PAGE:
THAT’S MY JOB: Attorney Trey Poage does his fast talking as an auctioneer
Attorney and auctioneer Trey Poage grew up on a sheep ranch in West Texas, where he got his first taste of livestock show competitions and sales. He was a livestock judge while earning a bachelor’s degree in animal science at Texas A&M University in College Station. That was followed by a master’s in animal science at Angelo State University in San Angelo and a law degree at Texas Tech University in Lubbock.
While pursuing a higher education, he partnered with his father, George Walton Poage Jr. (Trey is George Walton Poage III), in an auctioneering business focused mainly on estate sales. He attended a nine-day training session at the Missouri Auction School — “the Harvard of auction schools” — in 1996.
Poage now takes a six-hour online course each year to maintain his auctioneering license through the Texas Department of Licensing and Regulation. A full-time attorney, which includes serving as county attorney for King County in West Texas, he limits his auctioneering to charity shows such as the annual Faith Academy of Marble Falls fundraiser and the Burnet County Livestock Show, both of which he has been doing for the past 20 years.
Poage and his wife, Nicole, have three children. Son Grayson is a freshman at Texas A&M, where he serves in the Corps of Cadets. Twin daughters Audri and Claire are sophomores at Faith Academy.
Here’s what attorney Poage had to say about his auctioneering side gig.
The chant would be the answer most people would think of (when asked the most important skill of an auctioneer), but that’s way, way down the list. Number one, you have to have a presence of mind to just understand your audience, understand your situation.
Very little time spent is auctioneering. You’re talking about the kids, the items, engaging the crowd. You have to realize these are real people spending real money. They don’t have to be there. You need to be thankful for your buyers, thankful for your audience, and very thankful for the hard work the kids have put in.
Your chant is your chant — that is just who you are. When I got back from auction school, my chant was pretty raw. The Midland Livestock Show graciously allowed me to auction sheep and goats. I cut my teeth at a fast-paced livestock auction.
The chant takes on a life of its own. They taught us how to develop it at auction school. You come home and practice. Driving down the road is a good way to practice. I mostly developed mine at the Midland livestock auction. I got some speed to it. You want to be saying something all the time. It’s not as fast as you think, just you are saying something all the time.
There’s a lot of filler words, but people don’t realize what’s going on. Here’s my chant, as an example: Hundred dollars anywhere, hundred dollars, I’m-give-you a hundred and fifty, thank you, now a hundred and fifty, now two hundred, I’m in for a hundred and fifty, now two hundred, two hundred anywhere, two hundred anywhere, thank you, now two-fifty, I’m at two hundred, now two-fifty, two-fifty anywhere, now I’m at two-fifty, two hundred, now two-fifty, now two-fifty, now two-fifty, two-fifty, thank you, now three, I’m at two-fifty now three, now three, now three, now four, I’m at four hundred, now five, thank you, I’m at three now four, now five, I’m at five hundred, now six, five hundred, now six, six anywhere? six anywhere? all in? sold, five hundred.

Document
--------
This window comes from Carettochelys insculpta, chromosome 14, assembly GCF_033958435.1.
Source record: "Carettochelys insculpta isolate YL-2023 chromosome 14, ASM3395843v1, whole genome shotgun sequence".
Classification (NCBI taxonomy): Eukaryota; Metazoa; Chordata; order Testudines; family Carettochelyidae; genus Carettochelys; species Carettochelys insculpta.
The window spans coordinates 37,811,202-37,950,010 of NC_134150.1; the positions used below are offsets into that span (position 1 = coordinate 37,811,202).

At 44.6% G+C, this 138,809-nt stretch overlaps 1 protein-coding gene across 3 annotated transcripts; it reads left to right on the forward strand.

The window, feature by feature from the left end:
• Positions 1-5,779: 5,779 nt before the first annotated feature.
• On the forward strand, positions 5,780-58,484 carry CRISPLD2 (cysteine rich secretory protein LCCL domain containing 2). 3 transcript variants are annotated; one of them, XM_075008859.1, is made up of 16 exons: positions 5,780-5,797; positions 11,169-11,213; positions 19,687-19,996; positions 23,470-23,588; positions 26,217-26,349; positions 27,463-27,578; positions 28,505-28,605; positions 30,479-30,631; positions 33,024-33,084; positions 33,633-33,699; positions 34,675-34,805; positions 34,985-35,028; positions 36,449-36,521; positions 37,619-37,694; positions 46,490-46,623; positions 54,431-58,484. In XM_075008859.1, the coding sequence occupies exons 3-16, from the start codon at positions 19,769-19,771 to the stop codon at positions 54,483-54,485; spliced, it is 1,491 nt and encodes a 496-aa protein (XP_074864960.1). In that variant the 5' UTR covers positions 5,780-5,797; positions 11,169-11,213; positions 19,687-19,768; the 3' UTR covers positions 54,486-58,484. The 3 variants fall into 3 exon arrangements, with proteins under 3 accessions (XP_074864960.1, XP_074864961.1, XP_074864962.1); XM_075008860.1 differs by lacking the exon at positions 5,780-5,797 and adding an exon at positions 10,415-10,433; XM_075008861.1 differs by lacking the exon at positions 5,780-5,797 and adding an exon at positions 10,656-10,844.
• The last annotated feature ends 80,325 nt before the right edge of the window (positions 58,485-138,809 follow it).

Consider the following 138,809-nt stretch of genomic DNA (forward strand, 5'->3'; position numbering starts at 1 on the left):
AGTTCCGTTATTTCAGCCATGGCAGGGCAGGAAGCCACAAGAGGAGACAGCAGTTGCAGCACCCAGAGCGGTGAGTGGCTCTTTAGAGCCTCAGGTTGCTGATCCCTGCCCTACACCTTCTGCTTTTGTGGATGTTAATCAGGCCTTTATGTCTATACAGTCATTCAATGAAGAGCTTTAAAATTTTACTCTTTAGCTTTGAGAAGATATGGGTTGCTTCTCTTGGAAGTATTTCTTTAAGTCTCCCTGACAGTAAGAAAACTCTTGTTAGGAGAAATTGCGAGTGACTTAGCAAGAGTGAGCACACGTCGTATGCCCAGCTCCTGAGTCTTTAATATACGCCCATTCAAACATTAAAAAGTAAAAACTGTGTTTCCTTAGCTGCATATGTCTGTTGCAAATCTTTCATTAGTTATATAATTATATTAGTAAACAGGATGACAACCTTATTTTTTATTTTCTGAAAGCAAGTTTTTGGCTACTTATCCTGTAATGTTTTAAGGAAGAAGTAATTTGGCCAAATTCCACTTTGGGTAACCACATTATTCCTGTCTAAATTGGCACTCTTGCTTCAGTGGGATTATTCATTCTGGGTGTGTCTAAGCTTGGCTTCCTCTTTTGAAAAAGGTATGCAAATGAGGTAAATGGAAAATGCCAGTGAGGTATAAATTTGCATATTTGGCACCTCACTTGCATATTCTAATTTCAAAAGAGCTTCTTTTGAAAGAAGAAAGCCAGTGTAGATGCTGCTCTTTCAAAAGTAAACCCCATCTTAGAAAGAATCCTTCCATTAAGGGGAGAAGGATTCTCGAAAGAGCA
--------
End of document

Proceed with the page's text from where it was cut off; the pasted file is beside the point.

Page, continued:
At this point, I don’t have to practice, I’ve been doing it so long. They taught us tongue twisters at the school. “Betty Botter bought some butter but, she said, this butter’s bitter; if I put it in my batter, it will make my batter bitter.”
The main thing is to keep your mouth hydrated. I say those tongue twisters because I like to. Sometimes, I take cough drops. I auctioneered seven hours once without getting off the block. I was sick that night. That was too much. I overdid it. That was livestock the one year I was by myself. Now, we have another auctioneer there, thank goodness.
It can get dusty in a show barn, but I grew up with the dust and hay, so I’m used to hacking up livestock dust.
Body language is important. When I point at someone, that lets them know their bid is in. When it’s done, I’ll sweep the crowd with my arm. A lot of times, especially, you find this with people who show up, walk in, and they wave at someone they know not paying attention, and I’ll call their bid just to wake them up. It’s all in fun. We always have fun with that.
Sometimes, I have a gavel. If I have a gavel, I’ll point with the gavel. I don’t have one right now. I tear up gavels. I haven’t used one in several years. I tore up the last one someone gave me. You wind up banging them until they fall apart.
By far, my favorite auction that I do every year is the Burnet County Livestock Show. I’ve done majors. I’ve done Odessa and big estate auctions. I love Burnet County because I know a bunch of the kids. They’ve worked hard on their projects. The buyers believe in the projects and the kids. It’s humbling to work with these kids. I’m just the middle man. I look out behind the block and see these great kids and look at the buyers and see these people who are dedicated and generous to these kids.
That’s why being a people person is the most important skill. You need to have a heart for people, you need to enjoy people, and you need to be good with people. It is a strongly people-based business. It doesn’t matter what you are selling.
Compiled by Executive Editor Suzanne Freeman